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Let $V$ be a normed vector space (not necessarily a Banach space) and let $S$ and $T$ be continuous linear transformations from $V$ to $V$. If we assume that $T=T \circ S \circ T$. Then how to show that $T(V)$ is a closed subspace of $V$? Thank you for your help!

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1 Answer 1

Hint: Consider $1 - TS$ and its kernel.


Added:

We have $T(V) = \ker{(1-TS)}$.

  1. Observe that $x \in \ker{(1-TS)}$ means that $x = TSx$, so $x \in T(V)$. Therefore $\ker{(1-TS)} \subset T(V)$.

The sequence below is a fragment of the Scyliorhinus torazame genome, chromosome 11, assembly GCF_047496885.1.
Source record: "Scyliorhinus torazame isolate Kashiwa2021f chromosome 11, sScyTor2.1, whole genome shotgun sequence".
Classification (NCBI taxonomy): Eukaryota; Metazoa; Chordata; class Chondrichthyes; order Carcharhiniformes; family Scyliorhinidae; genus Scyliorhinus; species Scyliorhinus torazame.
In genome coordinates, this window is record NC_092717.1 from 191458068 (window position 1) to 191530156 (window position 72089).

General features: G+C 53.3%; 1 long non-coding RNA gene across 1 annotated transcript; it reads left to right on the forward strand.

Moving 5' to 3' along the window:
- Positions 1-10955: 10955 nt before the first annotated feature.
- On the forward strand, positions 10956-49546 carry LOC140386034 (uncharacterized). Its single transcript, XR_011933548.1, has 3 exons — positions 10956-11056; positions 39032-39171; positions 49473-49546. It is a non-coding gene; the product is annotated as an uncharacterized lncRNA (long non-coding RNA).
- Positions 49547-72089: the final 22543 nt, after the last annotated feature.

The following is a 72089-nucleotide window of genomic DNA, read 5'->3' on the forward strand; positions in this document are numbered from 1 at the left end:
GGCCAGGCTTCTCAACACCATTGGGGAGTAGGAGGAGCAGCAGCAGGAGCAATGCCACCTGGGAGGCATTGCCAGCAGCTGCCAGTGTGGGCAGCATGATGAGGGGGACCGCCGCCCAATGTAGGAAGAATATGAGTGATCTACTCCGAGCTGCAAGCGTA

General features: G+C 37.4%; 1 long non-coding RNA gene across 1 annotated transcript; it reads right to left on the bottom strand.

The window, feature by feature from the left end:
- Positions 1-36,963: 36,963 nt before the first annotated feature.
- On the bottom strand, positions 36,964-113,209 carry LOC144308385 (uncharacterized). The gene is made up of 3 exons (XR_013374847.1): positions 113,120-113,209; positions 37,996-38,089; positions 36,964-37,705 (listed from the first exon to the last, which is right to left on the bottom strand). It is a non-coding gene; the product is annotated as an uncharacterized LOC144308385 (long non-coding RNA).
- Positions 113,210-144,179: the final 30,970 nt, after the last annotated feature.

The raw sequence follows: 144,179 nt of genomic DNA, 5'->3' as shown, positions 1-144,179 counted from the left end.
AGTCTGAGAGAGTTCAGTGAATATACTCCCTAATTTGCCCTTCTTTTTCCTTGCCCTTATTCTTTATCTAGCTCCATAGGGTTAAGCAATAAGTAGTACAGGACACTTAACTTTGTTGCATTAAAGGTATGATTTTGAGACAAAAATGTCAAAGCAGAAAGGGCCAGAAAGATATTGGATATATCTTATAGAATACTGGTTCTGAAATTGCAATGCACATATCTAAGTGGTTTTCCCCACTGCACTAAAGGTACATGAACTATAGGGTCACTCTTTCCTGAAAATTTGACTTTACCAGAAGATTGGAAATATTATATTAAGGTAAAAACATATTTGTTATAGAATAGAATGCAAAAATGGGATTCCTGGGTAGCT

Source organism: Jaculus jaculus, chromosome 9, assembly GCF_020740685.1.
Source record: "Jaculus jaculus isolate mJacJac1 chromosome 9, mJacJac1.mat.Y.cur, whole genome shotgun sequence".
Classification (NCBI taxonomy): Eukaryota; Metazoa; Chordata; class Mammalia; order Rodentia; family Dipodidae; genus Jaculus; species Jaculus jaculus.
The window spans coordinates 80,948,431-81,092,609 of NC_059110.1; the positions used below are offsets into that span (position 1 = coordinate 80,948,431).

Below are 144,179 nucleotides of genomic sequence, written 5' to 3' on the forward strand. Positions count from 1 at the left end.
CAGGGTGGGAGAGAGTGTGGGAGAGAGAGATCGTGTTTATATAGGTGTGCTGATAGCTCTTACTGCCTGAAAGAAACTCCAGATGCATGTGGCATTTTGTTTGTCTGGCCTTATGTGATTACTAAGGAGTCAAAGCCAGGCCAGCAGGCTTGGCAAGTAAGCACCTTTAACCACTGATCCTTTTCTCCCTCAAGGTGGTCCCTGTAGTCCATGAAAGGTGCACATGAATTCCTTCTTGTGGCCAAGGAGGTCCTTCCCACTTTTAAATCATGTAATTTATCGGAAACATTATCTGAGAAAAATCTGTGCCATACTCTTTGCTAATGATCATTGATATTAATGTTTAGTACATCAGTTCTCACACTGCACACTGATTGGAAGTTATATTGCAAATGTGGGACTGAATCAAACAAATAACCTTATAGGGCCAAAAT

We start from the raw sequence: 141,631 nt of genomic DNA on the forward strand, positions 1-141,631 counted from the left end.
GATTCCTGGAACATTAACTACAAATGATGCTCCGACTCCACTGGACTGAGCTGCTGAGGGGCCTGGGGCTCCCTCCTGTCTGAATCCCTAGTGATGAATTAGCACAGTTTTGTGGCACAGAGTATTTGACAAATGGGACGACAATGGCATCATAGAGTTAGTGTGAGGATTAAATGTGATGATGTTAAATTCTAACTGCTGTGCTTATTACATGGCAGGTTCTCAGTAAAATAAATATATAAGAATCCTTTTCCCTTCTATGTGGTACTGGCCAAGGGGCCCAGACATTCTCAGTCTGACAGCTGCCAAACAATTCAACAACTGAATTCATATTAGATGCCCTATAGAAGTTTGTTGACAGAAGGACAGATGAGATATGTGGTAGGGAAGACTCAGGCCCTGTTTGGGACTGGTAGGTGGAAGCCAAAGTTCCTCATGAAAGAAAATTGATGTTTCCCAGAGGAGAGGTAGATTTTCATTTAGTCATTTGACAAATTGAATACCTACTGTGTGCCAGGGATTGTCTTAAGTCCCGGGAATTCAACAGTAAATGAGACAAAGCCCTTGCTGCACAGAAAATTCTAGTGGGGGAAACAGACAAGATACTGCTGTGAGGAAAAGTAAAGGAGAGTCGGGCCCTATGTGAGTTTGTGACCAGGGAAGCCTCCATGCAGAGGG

2. If $x \in T(V)$ then $x = Ty$ for some $y \in V$ and thus $(1-TS)x = (1-TS)Ty = Ty - TSTy = 0$, so $\ker{(1-TS)}\supset T(V)$.

  3. It follows from 1. and 2. that $\ker{(1-TS)} = T(V)$.

  4. The kernel of a continuous operator between normed spaces is closed since it is the pre-image of $0$. Thus, $T(V) = \ker{(1-TS)}$ is closed.

What is going on is that $T = TST$ implies that $TS$ is a projection: $$ (TS)^2 = (TS)(TS) = (TST)S = TS. $$ The range of a projection $P$ is the kernel of its complementary projection $(1-P)$. Apply this to $P = TS$.

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Of $1-TS{}{}{}$? –  Mariano Suárez-Alvarez May 2 '12 at 20:52
    
Right. Thanks.${}$ –  t.b. May 2 '12 at 20:57

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